Electromyographic activity in deadlift exercise and its variants. A systematic review.PLoS One. 2020; 15(2):e0229507.Plos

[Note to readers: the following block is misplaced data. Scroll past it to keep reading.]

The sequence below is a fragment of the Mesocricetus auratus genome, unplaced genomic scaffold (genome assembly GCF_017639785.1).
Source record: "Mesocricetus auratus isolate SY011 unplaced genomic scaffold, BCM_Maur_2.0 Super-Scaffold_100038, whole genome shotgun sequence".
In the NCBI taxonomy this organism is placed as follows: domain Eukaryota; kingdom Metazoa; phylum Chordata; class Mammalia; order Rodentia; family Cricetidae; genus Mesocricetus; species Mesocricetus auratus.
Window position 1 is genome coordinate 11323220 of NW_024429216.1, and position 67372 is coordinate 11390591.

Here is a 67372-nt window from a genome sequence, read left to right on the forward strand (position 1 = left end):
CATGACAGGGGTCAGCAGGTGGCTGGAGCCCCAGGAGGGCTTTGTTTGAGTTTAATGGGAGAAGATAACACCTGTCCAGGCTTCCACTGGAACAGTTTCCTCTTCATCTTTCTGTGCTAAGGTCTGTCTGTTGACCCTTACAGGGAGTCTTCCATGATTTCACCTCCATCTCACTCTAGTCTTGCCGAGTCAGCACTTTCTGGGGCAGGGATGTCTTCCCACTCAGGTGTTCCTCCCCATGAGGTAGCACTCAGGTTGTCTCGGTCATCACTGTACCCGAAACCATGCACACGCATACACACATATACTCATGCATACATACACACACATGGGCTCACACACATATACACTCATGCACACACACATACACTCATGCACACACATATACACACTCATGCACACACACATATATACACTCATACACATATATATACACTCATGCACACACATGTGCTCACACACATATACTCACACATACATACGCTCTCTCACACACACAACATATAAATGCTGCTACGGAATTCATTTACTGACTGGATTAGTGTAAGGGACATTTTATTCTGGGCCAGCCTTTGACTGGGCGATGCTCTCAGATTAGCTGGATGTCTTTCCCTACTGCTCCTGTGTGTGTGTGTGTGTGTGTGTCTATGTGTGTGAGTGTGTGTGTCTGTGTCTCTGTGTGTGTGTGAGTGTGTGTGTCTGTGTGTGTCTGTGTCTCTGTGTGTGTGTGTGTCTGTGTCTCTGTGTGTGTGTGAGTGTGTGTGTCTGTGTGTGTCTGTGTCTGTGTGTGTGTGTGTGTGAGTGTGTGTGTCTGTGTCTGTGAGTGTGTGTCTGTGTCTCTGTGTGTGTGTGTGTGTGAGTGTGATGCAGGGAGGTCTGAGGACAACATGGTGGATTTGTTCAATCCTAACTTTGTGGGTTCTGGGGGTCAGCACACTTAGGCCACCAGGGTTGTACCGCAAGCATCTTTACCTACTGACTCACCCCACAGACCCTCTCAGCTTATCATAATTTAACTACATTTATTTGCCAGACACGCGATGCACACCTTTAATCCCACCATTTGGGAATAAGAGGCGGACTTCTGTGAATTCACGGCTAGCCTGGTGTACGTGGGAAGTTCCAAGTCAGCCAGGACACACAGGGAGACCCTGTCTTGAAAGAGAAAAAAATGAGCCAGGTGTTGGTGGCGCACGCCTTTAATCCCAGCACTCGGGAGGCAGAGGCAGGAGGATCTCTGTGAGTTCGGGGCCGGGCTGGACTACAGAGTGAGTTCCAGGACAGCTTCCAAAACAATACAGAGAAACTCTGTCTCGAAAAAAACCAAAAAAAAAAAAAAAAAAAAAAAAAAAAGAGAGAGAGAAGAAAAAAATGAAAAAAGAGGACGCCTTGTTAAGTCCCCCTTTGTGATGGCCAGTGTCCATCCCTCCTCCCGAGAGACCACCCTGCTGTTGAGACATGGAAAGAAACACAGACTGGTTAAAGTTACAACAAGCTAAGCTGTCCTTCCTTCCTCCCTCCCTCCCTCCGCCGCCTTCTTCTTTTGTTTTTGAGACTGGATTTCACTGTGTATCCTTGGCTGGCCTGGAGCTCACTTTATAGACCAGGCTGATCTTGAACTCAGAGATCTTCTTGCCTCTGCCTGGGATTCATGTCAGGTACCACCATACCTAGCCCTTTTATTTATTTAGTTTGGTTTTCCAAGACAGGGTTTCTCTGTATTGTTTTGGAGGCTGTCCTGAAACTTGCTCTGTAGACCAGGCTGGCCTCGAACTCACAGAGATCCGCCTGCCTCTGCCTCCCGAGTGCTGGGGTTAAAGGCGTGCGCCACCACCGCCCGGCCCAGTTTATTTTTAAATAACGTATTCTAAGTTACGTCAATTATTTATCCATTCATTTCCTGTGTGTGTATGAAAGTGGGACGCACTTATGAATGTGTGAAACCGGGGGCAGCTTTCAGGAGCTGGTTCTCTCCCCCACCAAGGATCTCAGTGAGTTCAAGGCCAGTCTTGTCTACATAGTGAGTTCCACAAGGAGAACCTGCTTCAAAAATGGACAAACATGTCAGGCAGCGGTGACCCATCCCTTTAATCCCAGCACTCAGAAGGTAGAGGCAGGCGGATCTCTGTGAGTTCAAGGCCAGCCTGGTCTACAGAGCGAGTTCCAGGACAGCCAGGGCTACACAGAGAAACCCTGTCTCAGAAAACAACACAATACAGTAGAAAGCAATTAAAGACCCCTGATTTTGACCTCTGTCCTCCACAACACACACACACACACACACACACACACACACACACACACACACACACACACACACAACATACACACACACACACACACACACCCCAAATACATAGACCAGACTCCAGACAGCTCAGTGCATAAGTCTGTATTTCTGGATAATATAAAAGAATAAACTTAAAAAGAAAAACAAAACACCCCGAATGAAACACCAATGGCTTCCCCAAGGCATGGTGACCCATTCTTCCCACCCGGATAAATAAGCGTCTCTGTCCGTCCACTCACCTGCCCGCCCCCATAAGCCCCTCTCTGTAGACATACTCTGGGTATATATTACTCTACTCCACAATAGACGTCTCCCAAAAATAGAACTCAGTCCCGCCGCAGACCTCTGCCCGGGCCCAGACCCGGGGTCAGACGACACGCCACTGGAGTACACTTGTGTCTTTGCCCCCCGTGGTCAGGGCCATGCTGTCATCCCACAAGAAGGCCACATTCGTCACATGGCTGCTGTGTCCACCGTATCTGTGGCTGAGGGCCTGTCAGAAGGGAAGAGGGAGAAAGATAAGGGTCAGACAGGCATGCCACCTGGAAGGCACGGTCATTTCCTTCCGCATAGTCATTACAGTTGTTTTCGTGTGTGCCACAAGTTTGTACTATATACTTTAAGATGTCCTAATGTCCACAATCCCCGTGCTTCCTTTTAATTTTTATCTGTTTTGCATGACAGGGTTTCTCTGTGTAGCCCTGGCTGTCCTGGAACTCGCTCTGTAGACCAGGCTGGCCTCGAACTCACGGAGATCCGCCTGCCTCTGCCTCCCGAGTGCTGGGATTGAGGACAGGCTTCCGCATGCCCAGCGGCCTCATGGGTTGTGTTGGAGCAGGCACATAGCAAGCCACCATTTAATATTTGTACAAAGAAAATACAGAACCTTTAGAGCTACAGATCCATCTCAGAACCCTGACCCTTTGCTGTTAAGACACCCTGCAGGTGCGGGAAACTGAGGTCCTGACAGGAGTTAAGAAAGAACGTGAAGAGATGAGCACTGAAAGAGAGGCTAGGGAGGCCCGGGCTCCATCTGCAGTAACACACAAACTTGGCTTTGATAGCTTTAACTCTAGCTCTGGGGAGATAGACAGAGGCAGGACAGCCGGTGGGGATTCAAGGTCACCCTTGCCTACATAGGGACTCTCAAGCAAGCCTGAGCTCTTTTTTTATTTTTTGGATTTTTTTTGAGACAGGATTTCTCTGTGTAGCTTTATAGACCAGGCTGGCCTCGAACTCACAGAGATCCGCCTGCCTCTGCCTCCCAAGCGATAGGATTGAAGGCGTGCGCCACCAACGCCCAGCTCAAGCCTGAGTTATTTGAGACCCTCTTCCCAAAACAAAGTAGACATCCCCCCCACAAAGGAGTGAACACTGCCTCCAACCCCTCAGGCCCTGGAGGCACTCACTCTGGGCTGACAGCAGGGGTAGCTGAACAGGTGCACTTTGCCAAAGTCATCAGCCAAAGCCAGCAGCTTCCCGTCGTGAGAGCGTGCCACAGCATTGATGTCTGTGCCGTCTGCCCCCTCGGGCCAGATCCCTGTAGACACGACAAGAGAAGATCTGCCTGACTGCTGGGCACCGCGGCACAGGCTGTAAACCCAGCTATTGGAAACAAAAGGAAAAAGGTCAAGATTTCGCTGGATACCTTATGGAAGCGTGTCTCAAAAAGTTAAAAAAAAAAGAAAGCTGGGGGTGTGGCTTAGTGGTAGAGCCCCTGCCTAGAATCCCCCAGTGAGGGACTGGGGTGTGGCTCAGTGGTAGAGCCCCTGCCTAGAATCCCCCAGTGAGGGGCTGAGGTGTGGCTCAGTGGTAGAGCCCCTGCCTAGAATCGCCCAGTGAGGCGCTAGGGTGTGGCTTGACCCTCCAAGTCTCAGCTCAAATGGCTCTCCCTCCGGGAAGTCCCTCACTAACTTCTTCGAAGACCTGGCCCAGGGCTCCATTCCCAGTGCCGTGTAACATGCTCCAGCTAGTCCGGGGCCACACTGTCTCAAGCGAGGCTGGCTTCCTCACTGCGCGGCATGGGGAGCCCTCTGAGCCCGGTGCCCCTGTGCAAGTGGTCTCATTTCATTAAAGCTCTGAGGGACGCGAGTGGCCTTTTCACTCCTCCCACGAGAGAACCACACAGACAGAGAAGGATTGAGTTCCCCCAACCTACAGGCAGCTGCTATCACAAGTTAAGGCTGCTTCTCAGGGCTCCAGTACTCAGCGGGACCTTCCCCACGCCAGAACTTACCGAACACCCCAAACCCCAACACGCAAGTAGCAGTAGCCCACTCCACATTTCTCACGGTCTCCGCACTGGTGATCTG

The main purpose of this review was to systematically analyze the literature concerning studies which have investigated muscle activation when performing the Deadlift exercise and its variants. This study was conducted according to the Preferred Reporting Items for Systematic Reviews and Meta-Analysis Statement (PRISMA). Original studies from inception until March 2019 were sourced from four electronic databases including PubMed, OVID, Scopus and Web of Science. Inclusion criteria were as follows: (a) a cross-sectional or longitudinal study design; (b) evaluation of neuromuscular activation during Deadlift exercise or variants; (c) inclusion of healthy and trained participants, with no injury issues at least for six months before measurements; and (d) analyzed "sEMG amplitude", "muscle activation" or "muscular activity" with surface electromyography (sEMG) devices. Major findings indicate that the biceps femoris is the most studied muscle, followed by gluteus maximus, vastus lateralis and erector spinae. Erector spinae and quadriceps muscles reported greater activation than gluteus maximus and biceps femoris muscles during Deadlift exercise and its variants. However, the Romanian Deadlift is associated with lower activation for erector spinae than for biceps femoris and semitendinosus. Deadlift also showed greater activation of the quadriceps muscles than the gluteus maximus and hamstring muscles. In general, semitendinosus muscle activation predominates over that of biceps femoris within hamstring muscles complex. In conclusion 1) Biceps femoris is the most evaluated muscle, followed by gluteus maximus, vastus lateralis and erector spinae during Deadlift exercises; 2) Erector spinae and quadriceps muscles are more activated than gluteus maximus and biceps femoris muscles within Deadlift exercises; 3) Within the hamstring muscles complex, semitendinosus elicits slightly greater muscle activation than biceps femoris during Deadlift exercises; and 4) A unified criterion upon methodology is necessary in order to report reliable outcomes when using surface electromyography recordings.